In relation to men, I guess it depends on where they lived and their wealth – an industrial millionaire of the Victorian age might have seen and experienced more change than a coalminer, who might have seen and experienced more change than a black man, who might have seen and experienced more change than a Nepali farmer, who might have..........
Talking of which, when I was in Nepal I stayed with a family where the wife was suffering terrible pain because of premature cataracts – couldn't have been more than 35 years old. I guessed (no idea, really) it might have been the result of spending most of her childhood and adult life over open dung and wood fires. No medicine, no prospect of medicine and all I could give her was Anadin. If she's alive now, I doubt her life has changed very much (in technology terms) from what it might have been at almost any point in history (perhaps the matches and lighters of people like me passing by probably made the single greatest contribution to her life).
I suppose you could argue the Industrial Revolution changed society more as farm hands moved into (and created) cities to became production line workers but I'm not sure you mean that either.
07-27-2002, 03:14 PM
i think this is an unfair question because of the way technology builds on itself. the transformer was invented in 1876 but they are all over the place now and our society couldn't function without them.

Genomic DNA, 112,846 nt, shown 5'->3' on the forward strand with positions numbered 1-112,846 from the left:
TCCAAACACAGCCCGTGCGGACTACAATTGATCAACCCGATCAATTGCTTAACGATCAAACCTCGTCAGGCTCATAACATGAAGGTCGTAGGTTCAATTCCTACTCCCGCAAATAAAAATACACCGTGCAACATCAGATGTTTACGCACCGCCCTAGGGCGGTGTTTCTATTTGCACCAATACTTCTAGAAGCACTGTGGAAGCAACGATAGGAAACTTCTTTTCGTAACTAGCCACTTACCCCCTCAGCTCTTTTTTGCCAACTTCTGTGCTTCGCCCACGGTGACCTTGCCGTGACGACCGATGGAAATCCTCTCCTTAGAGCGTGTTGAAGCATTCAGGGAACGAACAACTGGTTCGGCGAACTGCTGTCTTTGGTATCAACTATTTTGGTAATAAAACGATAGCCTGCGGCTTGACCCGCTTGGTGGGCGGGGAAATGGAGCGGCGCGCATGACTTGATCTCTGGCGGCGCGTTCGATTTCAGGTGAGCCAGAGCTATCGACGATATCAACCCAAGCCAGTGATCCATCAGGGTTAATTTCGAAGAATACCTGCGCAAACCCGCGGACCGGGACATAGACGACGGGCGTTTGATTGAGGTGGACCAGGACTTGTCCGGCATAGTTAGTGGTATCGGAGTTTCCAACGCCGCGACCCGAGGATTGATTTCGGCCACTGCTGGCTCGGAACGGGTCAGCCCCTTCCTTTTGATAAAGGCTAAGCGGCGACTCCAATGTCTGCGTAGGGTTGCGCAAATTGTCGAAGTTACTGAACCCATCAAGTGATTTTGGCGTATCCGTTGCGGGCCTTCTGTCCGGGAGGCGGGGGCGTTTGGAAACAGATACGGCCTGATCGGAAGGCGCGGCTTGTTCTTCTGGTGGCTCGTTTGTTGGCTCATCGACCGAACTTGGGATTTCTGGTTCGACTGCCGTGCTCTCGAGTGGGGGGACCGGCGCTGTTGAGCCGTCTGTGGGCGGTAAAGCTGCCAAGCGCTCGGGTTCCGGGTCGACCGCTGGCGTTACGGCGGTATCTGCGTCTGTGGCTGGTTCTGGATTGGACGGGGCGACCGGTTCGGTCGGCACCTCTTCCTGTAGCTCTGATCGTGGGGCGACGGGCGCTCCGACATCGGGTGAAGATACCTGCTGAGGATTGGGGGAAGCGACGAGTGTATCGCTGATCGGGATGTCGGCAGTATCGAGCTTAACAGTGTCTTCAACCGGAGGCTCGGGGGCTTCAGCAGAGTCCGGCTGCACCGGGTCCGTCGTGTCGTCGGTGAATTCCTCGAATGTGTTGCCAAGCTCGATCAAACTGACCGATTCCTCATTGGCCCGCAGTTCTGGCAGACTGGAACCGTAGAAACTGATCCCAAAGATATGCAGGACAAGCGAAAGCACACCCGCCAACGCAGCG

i would still vote for the 20th century however. although the 1st cars were built in 1885 very few were around in 1900 and horses still dominated personal transportation. i wonder how many americans have never been on a horse. i've only done it twice in 50 years. and was real nervous at the time. i think TV has caused irreperable brain damage to this country. i have a book that says the US is trying to spread a Mickey Mouse mentality around the world. Mickey must be insulted. i think the original Micky Mouse club is better than what i see today. get Mickey to shoot Barney.
07-27-2002, 05:16 PM
This isn't even close, guys.
For the average person, the 20th century saw far more changes than the 19th century.
At the start of the 20th century, the vast majority of the population was rural, and food production still employed the most people. At the turn of the century, something like only 5% of farms had electricity. The most common form of transportation was still the horse and buggy. The airplane had not been invented yet. While there were telegraphs, the average person still had no way to communicate with anyone outside of horse travel range.
For most people, life was not substantially different than it was 200 years earlier. Changes were happening in the cities, but not much out in the country where most people lived.
By the end of the 20th century, the entire culture had been transformed. Now only something like 5% of the people are involved in food production. Electricity coverage is almost 100%. Television, radio, telephones, and automobiles have made the entire country mobile. Huge advances in medicine have increased the average lifespan by some 20 years. Many terrifying diseases like polio or smallpox are essentially eradicated. The airplane revolutionized travel and commerce. The list goes on, and on.
I would daresay that the 20th century has seen more human advancement than the rest of human history combined.